Tips to Survive the Holidays Without Drinking

Visualization is an incredible tool for a wide variety of situations in our lives. Before heading to an event or meal this holiday season, take a few moments to visualize yourself already there. You’ll see yourself having a great time without having to rely on alcohol. By putting your mind into the place you are visiting ahead of time, your body will be more likely to follow and stick to your plans when you arrive.

how to spend holidays sober

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Celebrating your Sobriety!

Clear your mind of the trouble and get ready, because you’re about to enjoy the holidays. You need to investigate and challenge the internal monologue about what you are owed and what you are lacking—some of which might be a carryover from addiction. Then you can break down those defensive walls and forgive other people, and you can approach the holiday season with a stronger sense of gratitude.

  • This is especially true if it’s your first holiday being sober.
  • So, make sure they are available during the holiday season.
  • If you find yourself traveling during the holidays, it might be helpful to find a local support group that you can attend to talk about how things went.
  • By putting your mind into the place you are visiting ahead of time, your body will be more likely to follow and stick to your plans when you arrive.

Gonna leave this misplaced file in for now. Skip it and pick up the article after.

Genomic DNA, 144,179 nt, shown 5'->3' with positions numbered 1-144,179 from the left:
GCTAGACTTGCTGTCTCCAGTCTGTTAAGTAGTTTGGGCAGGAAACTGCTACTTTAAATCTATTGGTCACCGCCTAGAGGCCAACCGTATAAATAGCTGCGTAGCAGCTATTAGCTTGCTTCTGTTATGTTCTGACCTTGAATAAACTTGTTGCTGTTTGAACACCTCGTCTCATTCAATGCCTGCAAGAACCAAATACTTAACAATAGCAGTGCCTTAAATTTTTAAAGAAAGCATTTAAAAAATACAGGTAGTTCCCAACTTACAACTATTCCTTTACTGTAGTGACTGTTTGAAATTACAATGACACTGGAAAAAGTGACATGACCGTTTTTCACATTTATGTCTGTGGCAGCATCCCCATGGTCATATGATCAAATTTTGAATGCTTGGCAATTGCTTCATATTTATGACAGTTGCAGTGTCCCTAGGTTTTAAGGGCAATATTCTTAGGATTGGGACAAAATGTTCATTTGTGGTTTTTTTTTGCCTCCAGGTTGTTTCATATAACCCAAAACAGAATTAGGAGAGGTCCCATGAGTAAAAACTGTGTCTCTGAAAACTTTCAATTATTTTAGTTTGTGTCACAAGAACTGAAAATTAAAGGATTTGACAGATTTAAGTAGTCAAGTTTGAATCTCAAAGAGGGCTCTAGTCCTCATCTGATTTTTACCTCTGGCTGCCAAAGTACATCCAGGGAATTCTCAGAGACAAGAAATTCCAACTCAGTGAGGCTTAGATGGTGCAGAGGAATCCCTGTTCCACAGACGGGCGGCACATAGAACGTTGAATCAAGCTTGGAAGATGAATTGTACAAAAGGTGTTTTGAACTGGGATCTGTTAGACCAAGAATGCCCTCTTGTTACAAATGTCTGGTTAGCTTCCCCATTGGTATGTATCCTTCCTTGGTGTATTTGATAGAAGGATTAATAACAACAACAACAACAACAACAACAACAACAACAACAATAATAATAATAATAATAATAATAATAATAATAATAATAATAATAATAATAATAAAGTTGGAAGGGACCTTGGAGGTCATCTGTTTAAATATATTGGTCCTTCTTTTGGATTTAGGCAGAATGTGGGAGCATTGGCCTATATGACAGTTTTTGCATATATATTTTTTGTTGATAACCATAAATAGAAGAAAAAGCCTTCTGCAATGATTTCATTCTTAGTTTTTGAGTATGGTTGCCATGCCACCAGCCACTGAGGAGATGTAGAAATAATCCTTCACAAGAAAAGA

• As an industry professional 12 Keys has become one of my most trusted resources.

Don’t be afraid to decline invitations or walk away from conversations and situations that make you uncomfortable. For many people in recovery, the holidays can be a reminder of past drug or alcohol use. If certain holiday traditions trigger you, it’s okay to change them. For example, if you normally sober holidays drink eggnog at Christmas, try making a non-alcoholic version this year. Or, if you typically spend the holidays with family members who are still using, consider spending time with sober friends instead. The holiday season can be one of the toughest times for anyone working on their sobriety.

Fr. Mick Moon combines counseling, spirituality at 5 Door Recovery

This could mean bookending a holiday event with phone calls to someone in recovery before and after the event. Commit to attend a 12-step meeting each day and inviting a friend to attend with you. Also, if you’re traveling to another city, plan ahead and make sure you attend meetings there as well, or pick up a phone meeting. For those that have been in recovery from substance use disorder for a while, some of the greatest joy and inner freedom has come to you from staying clean and sober. It’s important to protect yourself from relapse during this holiday season where the alcohol, excitement, and emotions flow more readily than usual.

This type of stress can lead us to rationalize and convince ourselves we are entitled to a drink. Instead, surround yourself with supportive loved ones that will help you follow the steps to staying clean and sober. For many of us, the holidays are a season of peace and joy, where we decorate our memories with calm and happy moments.

Step #2. Be Prepared for Temptation

Family members expect holiday perfection, and they often demand every ounce of your time and energy—and patience. The family menu is a constant carb-load, and traveling puts a strain on your wallet. Packed airports, tight schedules, liquid lunch for Aunt Sally.